My model is not an essentially sociological one: a 'culturalist' or 'cultural studies' label would be preferable. It seems to me that the difference between the two is crucial. Any social system (which I take to be the main object of sociology) requires a system of meaning to hold it in place. It cannot exist, it cannot be held stable (or unstable), it cannot change without the meanings that people make of their experience of that social system and the meanings of that social system itself, changing.

So, a cultural position, particularly coming as I do from structuralism and semiotics, puts meanings and, more recently, pleasures, as central to understanding how culture works in any form of society, particularly in capitalist society. So my model differs quite considerably from Tim's, because it prioritises (and I make no apology for this) meanings, the subcultural identities that people construct by the process of making meanings. So we must agree to differ.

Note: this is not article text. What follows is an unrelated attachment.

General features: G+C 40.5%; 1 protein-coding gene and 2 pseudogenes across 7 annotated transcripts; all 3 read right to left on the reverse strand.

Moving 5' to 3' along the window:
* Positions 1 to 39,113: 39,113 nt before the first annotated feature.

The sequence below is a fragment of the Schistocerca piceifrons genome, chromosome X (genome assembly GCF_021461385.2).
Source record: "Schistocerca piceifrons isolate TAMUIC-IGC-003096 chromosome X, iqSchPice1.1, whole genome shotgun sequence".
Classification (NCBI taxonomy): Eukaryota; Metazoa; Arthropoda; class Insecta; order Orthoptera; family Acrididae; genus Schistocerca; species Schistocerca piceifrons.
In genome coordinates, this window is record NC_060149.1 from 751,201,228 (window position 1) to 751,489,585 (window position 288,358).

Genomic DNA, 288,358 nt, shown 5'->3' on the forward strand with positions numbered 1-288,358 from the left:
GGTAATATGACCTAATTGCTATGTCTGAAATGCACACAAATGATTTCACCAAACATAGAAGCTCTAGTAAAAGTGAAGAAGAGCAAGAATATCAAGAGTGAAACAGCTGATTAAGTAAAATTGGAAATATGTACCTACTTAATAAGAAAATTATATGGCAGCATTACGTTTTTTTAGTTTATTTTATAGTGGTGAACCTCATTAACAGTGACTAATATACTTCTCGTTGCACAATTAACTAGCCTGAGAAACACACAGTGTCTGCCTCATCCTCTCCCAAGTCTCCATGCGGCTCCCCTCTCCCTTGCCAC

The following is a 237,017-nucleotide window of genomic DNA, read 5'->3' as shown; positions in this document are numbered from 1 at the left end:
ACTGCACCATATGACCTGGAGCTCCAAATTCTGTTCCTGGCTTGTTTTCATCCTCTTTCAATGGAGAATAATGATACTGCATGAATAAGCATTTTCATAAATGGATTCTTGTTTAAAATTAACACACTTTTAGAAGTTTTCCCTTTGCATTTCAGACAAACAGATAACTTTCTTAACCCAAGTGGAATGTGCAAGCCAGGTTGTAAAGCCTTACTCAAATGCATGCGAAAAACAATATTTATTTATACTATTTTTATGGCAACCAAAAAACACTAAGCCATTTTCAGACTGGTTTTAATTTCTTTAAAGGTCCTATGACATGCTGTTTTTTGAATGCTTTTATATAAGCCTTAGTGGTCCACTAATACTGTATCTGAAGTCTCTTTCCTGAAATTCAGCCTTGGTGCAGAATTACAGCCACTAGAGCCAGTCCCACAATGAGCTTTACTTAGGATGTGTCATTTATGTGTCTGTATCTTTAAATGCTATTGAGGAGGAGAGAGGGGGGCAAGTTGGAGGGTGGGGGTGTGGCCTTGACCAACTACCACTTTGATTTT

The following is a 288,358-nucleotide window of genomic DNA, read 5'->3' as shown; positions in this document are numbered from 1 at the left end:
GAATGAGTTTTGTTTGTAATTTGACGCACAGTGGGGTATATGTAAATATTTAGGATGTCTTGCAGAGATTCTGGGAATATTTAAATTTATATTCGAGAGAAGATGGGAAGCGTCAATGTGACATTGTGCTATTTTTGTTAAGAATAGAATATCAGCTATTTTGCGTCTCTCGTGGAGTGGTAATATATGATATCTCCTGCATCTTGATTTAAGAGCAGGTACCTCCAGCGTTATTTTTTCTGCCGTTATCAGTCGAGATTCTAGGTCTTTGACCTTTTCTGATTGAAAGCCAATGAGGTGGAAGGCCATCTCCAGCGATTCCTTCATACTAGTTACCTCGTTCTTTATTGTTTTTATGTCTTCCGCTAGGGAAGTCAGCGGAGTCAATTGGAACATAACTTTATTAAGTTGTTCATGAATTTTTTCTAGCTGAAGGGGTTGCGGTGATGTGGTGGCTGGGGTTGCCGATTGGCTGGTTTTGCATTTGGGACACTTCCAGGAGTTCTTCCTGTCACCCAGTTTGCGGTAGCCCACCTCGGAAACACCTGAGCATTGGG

The other point I would wish to come back on is that I make no apology for a plurality of words to describe the differential distribution of power in society. In fact, one of my arguments is that this sort of power is exercised by a vastly different array of agencies and with vastly different sorts of inflections, depending upon the cultural domain within which that power is operating at any one time.

So, certainly I don't apologise for characterising agencies that exercise this power in a wide variety of ways. It was my deliberate intention and one that I'm happy to defend as a very useful way to think about the way that culture operates within a power stratified society.

21 Wilson and Gutierrez, passim.